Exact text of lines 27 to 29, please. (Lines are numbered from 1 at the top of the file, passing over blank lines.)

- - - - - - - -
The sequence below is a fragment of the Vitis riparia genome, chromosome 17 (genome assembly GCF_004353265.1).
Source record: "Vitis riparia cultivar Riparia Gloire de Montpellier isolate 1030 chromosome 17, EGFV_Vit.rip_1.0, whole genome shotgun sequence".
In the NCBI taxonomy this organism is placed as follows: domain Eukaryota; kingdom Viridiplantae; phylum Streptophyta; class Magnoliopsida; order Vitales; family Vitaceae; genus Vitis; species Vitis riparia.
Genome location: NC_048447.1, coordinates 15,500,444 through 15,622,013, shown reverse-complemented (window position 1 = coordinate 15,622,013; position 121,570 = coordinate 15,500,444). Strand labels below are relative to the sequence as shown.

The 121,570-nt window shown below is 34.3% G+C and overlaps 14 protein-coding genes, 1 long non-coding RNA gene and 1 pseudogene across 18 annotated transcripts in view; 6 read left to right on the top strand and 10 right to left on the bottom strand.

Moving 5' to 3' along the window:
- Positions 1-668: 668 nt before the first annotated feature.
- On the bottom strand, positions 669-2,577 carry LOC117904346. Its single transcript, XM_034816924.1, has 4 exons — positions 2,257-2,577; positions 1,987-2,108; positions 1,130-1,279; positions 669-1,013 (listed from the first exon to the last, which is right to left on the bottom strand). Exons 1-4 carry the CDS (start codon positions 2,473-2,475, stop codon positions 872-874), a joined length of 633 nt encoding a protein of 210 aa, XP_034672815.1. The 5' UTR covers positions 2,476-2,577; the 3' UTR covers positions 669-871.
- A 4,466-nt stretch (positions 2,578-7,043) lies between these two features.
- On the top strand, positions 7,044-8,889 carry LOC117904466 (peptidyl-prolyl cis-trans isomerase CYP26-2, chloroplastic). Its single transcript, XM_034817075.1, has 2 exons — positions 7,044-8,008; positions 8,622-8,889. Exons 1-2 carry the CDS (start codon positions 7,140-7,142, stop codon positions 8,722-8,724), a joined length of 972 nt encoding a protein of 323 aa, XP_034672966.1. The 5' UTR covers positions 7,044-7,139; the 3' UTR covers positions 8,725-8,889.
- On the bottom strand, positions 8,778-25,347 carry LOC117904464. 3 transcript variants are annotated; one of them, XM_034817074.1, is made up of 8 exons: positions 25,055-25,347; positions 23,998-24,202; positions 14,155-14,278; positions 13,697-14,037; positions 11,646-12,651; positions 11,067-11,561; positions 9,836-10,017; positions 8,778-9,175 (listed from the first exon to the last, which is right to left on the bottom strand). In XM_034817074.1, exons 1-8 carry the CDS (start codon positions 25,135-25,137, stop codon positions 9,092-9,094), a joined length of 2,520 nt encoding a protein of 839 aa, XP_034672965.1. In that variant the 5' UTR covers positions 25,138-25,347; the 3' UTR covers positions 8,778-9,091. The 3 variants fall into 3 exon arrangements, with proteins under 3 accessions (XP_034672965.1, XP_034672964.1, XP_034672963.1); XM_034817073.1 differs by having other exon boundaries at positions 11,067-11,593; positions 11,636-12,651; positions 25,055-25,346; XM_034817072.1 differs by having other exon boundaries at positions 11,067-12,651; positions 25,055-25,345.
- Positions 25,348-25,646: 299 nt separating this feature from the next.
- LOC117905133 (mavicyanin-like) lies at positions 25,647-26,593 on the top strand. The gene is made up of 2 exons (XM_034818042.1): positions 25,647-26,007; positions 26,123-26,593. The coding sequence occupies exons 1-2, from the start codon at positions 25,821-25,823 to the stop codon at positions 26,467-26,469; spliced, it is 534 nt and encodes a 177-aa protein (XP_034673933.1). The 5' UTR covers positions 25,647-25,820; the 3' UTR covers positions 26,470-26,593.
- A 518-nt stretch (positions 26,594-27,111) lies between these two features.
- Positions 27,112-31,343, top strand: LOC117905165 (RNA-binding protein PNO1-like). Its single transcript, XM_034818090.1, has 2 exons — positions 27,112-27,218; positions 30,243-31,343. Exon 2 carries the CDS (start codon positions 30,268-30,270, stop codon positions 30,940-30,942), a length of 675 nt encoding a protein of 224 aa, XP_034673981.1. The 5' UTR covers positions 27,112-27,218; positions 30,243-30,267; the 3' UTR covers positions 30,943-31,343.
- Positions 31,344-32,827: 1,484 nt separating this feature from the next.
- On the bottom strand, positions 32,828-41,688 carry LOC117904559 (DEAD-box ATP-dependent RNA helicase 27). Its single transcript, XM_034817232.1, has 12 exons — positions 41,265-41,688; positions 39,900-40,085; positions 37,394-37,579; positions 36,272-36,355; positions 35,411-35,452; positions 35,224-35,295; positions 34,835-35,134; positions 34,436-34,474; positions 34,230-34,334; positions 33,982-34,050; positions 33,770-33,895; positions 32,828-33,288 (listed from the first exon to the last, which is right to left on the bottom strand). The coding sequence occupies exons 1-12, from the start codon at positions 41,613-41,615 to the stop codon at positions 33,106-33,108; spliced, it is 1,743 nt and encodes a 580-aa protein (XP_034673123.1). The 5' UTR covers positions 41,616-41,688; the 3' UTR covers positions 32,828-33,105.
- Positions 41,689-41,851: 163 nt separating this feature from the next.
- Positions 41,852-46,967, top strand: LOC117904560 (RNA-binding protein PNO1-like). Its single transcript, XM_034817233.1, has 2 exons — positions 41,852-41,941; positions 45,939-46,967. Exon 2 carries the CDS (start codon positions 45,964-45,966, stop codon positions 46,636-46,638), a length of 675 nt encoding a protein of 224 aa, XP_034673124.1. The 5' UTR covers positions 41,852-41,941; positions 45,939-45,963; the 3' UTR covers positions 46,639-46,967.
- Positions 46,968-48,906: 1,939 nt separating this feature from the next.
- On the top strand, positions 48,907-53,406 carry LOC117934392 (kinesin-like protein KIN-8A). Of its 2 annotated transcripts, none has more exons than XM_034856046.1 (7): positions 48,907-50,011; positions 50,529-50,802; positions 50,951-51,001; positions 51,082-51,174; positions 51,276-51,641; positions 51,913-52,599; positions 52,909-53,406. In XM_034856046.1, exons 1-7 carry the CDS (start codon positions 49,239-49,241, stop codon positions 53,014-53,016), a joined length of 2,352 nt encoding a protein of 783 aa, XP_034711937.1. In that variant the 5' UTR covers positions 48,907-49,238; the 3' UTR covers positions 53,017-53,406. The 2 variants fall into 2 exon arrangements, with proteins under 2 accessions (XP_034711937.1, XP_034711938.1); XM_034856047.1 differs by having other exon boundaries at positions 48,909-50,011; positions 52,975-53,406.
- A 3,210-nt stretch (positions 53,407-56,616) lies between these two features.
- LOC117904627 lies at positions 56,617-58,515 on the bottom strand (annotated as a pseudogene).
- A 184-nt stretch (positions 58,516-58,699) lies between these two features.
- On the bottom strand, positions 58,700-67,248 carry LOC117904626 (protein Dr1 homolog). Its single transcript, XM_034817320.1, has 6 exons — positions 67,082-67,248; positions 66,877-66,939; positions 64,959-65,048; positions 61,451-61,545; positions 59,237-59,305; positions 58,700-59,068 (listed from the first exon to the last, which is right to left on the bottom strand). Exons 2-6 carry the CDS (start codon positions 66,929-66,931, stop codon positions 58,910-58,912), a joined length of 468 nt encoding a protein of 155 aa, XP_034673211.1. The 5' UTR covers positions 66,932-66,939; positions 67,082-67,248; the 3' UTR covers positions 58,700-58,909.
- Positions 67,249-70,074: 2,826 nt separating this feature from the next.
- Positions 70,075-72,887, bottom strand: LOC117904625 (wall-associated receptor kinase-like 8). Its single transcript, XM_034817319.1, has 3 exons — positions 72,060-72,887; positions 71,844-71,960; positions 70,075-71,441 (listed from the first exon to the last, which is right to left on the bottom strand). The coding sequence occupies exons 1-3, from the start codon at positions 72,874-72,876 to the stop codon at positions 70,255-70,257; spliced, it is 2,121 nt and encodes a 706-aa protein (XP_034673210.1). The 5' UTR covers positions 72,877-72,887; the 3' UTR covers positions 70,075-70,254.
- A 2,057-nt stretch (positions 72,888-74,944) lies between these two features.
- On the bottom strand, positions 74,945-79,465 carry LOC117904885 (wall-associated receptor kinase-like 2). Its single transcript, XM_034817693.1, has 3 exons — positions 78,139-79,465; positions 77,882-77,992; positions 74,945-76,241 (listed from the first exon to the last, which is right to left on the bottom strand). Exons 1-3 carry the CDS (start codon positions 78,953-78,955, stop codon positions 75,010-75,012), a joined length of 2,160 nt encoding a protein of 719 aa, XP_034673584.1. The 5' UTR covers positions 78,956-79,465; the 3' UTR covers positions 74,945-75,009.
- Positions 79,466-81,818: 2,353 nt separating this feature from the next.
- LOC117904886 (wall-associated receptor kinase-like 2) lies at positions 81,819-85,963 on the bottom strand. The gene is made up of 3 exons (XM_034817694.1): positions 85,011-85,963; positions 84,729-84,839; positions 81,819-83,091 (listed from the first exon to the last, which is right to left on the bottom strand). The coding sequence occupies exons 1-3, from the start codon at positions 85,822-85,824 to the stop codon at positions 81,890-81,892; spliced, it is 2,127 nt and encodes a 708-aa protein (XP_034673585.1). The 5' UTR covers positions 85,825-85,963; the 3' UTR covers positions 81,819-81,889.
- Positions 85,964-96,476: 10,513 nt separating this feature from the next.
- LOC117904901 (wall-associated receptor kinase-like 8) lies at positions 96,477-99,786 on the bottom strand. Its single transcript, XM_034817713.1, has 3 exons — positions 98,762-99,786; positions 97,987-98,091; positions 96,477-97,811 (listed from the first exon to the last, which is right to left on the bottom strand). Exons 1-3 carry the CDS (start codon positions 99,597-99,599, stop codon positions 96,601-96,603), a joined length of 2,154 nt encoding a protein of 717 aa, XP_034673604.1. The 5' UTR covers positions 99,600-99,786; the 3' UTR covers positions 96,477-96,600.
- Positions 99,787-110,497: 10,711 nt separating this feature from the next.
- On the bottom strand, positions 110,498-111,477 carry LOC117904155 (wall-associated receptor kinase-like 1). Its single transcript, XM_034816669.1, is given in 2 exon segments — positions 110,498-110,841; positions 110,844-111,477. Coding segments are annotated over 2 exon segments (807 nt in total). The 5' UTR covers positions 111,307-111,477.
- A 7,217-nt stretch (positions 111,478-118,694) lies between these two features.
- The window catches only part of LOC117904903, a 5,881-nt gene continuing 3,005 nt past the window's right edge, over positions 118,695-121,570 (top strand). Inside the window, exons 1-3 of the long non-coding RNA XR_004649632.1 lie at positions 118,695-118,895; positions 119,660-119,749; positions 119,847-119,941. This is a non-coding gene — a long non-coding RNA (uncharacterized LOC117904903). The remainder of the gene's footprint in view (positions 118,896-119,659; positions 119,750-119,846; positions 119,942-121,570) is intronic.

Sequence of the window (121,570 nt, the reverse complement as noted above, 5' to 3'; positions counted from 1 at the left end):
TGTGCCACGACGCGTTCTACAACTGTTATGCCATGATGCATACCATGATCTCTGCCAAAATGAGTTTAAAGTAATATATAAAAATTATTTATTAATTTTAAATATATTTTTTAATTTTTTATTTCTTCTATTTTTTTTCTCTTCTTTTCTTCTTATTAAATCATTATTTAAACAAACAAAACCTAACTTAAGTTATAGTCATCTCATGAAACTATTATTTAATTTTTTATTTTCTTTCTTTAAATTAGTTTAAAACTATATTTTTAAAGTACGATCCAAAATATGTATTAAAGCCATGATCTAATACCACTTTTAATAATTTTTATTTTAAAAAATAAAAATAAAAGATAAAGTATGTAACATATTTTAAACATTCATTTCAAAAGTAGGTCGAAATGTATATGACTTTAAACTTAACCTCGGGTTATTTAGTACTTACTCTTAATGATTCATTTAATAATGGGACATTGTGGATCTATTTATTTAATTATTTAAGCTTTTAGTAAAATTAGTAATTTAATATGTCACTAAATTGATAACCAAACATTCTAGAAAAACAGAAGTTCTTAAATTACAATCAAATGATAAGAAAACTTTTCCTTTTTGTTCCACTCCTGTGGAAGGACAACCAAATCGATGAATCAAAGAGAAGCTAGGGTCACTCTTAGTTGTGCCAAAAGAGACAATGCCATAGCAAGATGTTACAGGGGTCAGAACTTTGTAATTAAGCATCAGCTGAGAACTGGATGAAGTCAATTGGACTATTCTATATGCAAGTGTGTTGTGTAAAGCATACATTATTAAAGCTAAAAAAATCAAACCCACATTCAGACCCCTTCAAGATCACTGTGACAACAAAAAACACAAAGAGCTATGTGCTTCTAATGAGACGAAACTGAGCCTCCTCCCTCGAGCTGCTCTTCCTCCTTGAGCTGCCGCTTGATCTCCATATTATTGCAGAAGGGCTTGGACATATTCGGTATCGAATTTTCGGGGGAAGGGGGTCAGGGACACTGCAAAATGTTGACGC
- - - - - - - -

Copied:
- Positions 70,075-72,887, bottom strand: LOC117904625 (wall-associated receptor kinase-like 8). Its single transcript, XM_034817319.1, has 3 exons — positions 72,060-72,887; positions 71,844-71,960; positions 70,075-71,441 (listed from the first exon to the last, which is right to left on the bottom strand). The coding sequence occupies exons 1-3, from the start codon at positions 72,874-72,876 to the stop codon at positions 70,255-70,257; spliced, it is 2,121 nt and encodes a 706-aa protein (XP_034673210.1). The 5' UTR covers positions 72,877-72,887; the 3' UTR covers positions 70,075-70,254.
- A 2,057-nt stretch (positions 72,888-74,944) lies between these two features.
- On the bottom strand, positions 74,945-79,465 carry LOC117904885 (wall-associated receptor kinase-like 2). Its single transcript, XM_034817693.1, has 3 exons — positions 78,139-79,465; positions 77,882-77,992; positions 74,945-76,241 (listed from the first exon to the last, which is right to left on the bottom strand). Exons 1-3 carry the CDS (start codon positions 78,953-78,955, stop codon positions 75,010-75,012), a joined length of 2,160 nt encoding a protein of 719 aa, XP_034673584.1. The 5' UTR covers positions 78,956-79,465; the 3' UTR covers positions 74,945-75,009.